The little one says the bok-boks are in the garney. And she’s right. They are. She says she’s going to dig for worms in the garney, too. And she does.
My daughters will never remember a time when there wasn’t a garden in their lives.
I mean, think about it. What are your earliest memories? How old were you?
Summer of ‘76. I was three and a half and it was Forth of July when my family hitched up the pop-up camper to the old brown station wagon and dragged it down to Virginia where we set up camp for a week and spent the bicentennial in Colonial Williamsburg.
I was just a little kid, practically a toddler. A little older than my youngest is now and a little younger than my oldest.
These girls will simply grow up with a garden in their hearts and dirt under their fingernails.
They’ll know how and when to start their seeds, when to harden off and put the seedlings in the ground, what to do with kitchen scraps, when to harvest, how to can tomatoes, how to make sauerkraut and pickles. They’ll be steeped in the idea that we can grow their own food. All it takes is patience and love—and hard work.
What’s my contribution to this world?
I’m doing my part for world peace.
I’m raising my daughters in the garden.
My second official act of gardening of the season occurred Saturday when I dragged the chicken tractor to the garden, rerouted the fence, and let the three hens have free access to the garden.
Three very happy hens.
We acquired these birds at the tail end of summer, so this is our first spring with chickens. Seems like the perfect time to incorporate the birds into the seasonal machinery of the garden. With their continual scratching, hunting, and pecking, they will eat the bugs and prepare the ground for planting.
My first official act of garden happened two weeks ago when my daughters and I started our onion seeds in the basement under lights. I love the way these perennial rituals act as a yardstick. My youngest (almost 2) stands on the milk crate that my oldest (4) has stood on for the past 2 years to see the top of the seed-starting table but now no longer needs.
Soon we’ll be planting peas.
My family fell in love with hats a few weeks ago. Not just any hats. No, we fell in love with Wallaroo Hats. In a serendipitous turn of events, the same day my wife bought a cute little sun hat for my 4-year-old’s first day of school, I was contacted by a representative from the Wallaroo Hat Company in Boulder, Colorado, who sent us a couple of samples to try out. And Oh My God—these are the best hats ever. Here’s why:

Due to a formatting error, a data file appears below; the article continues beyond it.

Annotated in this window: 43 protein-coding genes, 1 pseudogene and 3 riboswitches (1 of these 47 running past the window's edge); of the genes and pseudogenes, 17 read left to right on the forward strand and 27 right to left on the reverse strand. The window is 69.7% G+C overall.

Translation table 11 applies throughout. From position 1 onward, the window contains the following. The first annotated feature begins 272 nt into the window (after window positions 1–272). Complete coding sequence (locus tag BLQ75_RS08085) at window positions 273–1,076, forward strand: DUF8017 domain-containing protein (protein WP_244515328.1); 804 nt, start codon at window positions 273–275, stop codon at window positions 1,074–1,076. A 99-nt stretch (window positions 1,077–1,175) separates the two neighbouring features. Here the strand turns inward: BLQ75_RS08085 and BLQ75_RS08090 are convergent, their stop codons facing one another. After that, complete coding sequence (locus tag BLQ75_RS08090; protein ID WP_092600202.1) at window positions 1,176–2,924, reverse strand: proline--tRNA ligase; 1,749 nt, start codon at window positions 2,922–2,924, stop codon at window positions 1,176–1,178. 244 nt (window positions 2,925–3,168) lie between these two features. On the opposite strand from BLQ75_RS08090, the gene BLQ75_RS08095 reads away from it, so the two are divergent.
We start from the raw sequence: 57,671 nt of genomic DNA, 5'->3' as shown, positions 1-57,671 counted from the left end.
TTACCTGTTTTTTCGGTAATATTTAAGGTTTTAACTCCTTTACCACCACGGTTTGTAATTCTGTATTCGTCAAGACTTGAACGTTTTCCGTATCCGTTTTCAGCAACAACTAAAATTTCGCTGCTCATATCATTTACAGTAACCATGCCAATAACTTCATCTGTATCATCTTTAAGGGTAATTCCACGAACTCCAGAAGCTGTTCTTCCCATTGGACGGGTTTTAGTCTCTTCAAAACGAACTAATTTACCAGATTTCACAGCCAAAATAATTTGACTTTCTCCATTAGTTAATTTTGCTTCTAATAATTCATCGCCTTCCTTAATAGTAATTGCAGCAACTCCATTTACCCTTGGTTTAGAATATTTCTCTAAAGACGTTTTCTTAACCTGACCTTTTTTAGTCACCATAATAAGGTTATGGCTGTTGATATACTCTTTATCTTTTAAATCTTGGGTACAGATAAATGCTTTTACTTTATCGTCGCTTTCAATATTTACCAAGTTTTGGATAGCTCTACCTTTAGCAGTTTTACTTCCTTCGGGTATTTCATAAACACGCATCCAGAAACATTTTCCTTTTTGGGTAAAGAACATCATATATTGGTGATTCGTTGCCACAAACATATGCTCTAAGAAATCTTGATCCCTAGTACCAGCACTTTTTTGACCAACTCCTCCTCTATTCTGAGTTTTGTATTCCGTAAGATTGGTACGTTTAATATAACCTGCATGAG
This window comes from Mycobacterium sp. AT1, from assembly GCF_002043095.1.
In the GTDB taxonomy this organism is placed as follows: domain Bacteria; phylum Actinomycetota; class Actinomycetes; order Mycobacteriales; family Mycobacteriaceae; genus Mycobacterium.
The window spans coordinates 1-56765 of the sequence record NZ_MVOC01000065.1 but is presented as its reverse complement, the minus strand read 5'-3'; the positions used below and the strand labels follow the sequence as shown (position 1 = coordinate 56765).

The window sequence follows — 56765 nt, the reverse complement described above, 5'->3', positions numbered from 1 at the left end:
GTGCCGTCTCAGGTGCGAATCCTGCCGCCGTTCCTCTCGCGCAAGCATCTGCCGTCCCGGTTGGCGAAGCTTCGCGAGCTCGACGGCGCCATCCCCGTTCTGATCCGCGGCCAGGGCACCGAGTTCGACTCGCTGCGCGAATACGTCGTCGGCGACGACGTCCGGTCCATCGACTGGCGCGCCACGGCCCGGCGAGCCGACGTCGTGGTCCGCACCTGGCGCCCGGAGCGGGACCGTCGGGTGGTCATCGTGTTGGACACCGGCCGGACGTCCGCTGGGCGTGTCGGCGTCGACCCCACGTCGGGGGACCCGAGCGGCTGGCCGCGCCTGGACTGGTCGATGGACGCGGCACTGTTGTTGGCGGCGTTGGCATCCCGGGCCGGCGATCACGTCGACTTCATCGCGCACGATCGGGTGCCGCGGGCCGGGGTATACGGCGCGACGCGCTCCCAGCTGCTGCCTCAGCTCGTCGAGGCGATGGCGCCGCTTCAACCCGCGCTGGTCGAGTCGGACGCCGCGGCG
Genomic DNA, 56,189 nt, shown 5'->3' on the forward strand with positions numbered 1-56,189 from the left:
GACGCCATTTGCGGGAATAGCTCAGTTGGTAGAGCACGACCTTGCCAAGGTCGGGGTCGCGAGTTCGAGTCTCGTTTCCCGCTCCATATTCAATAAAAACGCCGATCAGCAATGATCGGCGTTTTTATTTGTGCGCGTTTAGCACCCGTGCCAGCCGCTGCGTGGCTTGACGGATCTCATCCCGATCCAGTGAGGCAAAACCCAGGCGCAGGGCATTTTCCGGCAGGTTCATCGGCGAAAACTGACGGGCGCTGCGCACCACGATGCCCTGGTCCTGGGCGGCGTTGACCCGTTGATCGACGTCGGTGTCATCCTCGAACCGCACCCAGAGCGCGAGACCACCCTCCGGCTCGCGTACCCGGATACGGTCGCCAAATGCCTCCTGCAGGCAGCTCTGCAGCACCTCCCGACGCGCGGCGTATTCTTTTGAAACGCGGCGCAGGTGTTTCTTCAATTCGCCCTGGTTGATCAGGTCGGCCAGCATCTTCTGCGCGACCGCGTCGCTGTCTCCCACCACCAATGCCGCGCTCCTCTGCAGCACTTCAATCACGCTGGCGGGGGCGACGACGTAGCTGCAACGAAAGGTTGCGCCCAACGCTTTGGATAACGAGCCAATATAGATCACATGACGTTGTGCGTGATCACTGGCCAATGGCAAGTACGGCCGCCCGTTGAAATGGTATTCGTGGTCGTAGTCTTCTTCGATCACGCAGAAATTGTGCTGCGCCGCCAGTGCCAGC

1. They are super-cute.
2. They stay on. A lot of hats we’ve tried to get our kids to wear fall off as soon as the girls start running or swinging. But Wallaroo hats are designed with a smart drawstring inside the headband that keeps the hat snug without being too tight.
3. They protect my girls’ faces from harmful UV rays. The brims of these hats are nice and wide, but not floppy. We live a pretty rural lifestyle at our house, and spend a lot of time outside—digging in the garden, walking in the meadow, feeding chickens, picking flowers, running around, swinging on the swing set—so it’s important that we protect our kids from too much UV.
4. Did I mention they’re super-cute? OK, I know that as a dad, I am completely smitten with my kids and I think they’re super-cute all the time. But these hats have a way of harmonizing with the kids’ natural cuteness, thereby raising the cuteness factor exponentially.
And check this out: Next week, right here on this blog, I will be giving away three hats to three lucky winners. Stay tuned.
For more info, check out The Wallaroo Hat Company.
Photos courtesy of Heather Hurlock.
OK, I admit that this is the first year I’ve ever tried starting my own seeds. I even made my own little newspaper pots. Iris and I had a good time filling them with the seed starting mix. Anytime you get to play with a bucket of dirt at the kitchen table is a good time, whether you’re a toddler or a dad.
We planted seeds and set them up under a low hanging fluorescent light in the basement. We planted basil, parsley, zinnia, squash, and marigolds. And now to keep them moist and wait.
I’m worried that maybe I should have filled the pots to the brim with potting mix, but as with most things in my life as a gardener, it’s a learning process.
Iris and I planted our pre-sprouted peas yesterday. She was more interested in filling up her bucket with water and letting some of her worms go for a swim, but we managed to plant 3 different varieties. I planted spinach and radicchio during her nap time.